When concerns about the big three Kubernetes constructs -security, reliability and efficiency-are not properly addressed through best practices, critical elements like cost optimization, performance and reliability are severely impacted. These areas must be addressed through one interconnected solution based on proper configuration. DevSecOps teams need solutions that give a unified view of clusters and automate some of these manual processes, from identifying misconfigurations to triaging and addressing remediation.

VMblog:  There's a lot of talk about cloud spend. How does Kubernetes impact cloud spend?

Ledingham:  Cloud cost management is a huge industry on its own. Now throw in Kubernetes and you can find yourself in a black hole. That black hole can waste a lot of money unnecessarily when clusters are misconfigured.

For example, a key feature of Kubernetes is the ability to set specific resource requests and limits on your workloads. By setting sensible Kubernetes requests and limits on how much CPU and memory each pod uses, you ensure smooth application performance and maximize the utilization of your infrastructure. The problem is that many developers do not apply any requests or limits or they set them too high.

If memory limits are too low, Kubernetes is bound to kill the application for violating its limits. Meanwhile, if limits are set too high, you're inherently wasting resources by over allocating, which means you will end up with a higher bill.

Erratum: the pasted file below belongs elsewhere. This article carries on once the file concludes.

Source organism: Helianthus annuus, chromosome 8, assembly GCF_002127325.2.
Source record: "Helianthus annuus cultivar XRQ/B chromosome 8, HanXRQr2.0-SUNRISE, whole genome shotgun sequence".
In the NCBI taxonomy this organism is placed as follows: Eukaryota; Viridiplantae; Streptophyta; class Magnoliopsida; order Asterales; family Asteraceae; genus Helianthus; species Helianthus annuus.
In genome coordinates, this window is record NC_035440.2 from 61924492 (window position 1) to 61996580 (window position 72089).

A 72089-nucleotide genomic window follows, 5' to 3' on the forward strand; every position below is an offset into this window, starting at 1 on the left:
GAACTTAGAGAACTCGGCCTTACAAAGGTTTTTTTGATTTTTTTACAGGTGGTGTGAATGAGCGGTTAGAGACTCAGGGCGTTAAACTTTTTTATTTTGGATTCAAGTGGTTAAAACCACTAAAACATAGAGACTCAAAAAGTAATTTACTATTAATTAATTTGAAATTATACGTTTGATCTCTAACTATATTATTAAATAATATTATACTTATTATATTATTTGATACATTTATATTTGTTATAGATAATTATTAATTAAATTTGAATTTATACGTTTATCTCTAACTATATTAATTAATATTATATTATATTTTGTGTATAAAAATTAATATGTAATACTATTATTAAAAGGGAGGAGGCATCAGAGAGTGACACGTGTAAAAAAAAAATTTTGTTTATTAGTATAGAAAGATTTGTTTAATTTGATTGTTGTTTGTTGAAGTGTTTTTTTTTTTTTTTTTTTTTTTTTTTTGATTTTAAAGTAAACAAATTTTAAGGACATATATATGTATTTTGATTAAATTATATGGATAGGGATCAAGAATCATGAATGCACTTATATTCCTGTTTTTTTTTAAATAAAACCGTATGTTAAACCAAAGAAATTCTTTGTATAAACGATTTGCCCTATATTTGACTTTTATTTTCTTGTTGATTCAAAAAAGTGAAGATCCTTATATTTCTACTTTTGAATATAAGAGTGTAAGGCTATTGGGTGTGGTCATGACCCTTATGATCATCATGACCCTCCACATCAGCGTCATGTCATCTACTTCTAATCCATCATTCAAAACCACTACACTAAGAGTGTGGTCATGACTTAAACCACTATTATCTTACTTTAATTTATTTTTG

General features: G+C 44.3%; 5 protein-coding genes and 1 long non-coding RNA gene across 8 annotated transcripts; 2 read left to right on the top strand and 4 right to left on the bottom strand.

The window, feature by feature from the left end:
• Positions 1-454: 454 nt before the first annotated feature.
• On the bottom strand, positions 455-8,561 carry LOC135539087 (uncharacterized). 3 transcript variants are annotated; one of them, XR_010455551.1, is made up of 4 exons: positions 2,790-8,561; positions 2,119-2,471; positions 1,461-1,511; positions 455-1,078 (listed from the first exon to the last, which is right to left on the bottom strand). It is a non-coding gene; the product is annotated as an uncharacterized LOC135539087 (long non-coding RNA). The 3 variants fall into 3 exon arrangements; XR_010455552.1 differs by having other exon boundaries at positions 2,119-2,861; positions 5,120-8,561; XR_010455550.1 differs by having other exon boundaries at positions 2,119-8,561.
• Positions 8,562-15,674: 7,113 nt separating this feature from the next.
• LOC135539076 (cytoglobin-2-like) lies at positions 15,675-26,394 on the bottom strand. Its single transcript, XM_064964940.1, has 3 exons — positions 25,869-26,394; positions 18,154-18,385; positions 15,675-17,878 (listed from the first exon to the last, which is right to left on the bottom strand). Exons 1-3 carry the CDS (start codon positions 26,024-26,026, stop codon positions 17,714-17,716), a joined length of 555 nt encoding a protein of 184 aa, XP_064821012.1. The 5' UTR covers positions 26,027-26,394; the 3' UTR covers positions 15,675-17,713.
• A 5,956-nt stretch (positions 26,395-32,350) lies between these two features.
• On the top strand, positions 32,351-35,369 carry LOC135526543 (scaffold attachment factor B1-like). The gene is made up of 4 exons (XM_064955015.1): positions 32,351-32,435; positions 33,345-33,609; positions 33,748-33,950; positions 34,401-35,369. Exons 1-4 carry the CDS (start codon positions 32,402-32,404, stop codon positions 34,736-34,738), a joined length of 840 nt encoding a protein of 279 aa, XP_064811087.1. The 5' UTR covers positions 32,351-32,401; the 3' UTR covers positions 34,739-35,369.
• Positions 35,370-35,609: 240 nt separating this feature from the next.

To avoid this cost black hole, DevOps teams should use Kubernetes cost optimization solutions that gather usage and offer advice on where limits and requests can be refined to save money. On average, we find Kubernetes workloads  are overprovisioned between 15-30%, but, with the right solution, users can save significantly. For example, one Fairwinds customer saved 25% of its cloud cost by rightsizing Kubernetes.

VMblog:  You do a lot in the open source community. Tell me about some of your experiences there.

Ledingham:  Open source is at the core of Fairwinds. We work hard to build open source projects that help our clients innovate and enable users to craft the right Kubernetes architecture and deployment.

Fairwinds currently has ten open source projects, with Polaris, Goldilocks, Pluto, and rbac-manager being the best known. Polaris runs a variety of checks to ensure pods and controllers are configured using Kubernetes best practices. It identifies errors in Kubernetes deployment configurations to help users find the misconfigurations causing security vulnerabilities, outages, scaling limitations and more-and is a natural pathway for users scaling to multiple teams and clusters into our Insights software.

Goldilocks recommends resource requests and allows users to see suggestions on each application using the Kubernetes vertical-pod-autoscaler (VPA) in recommendation mode. Pluto helps users easily find worn out Kubernetes API versions in their code repositories and Helm releases. And rbac-manager simplifies authorization in Kubernetes by supporting declarative configuration for RBAC with new customer resources.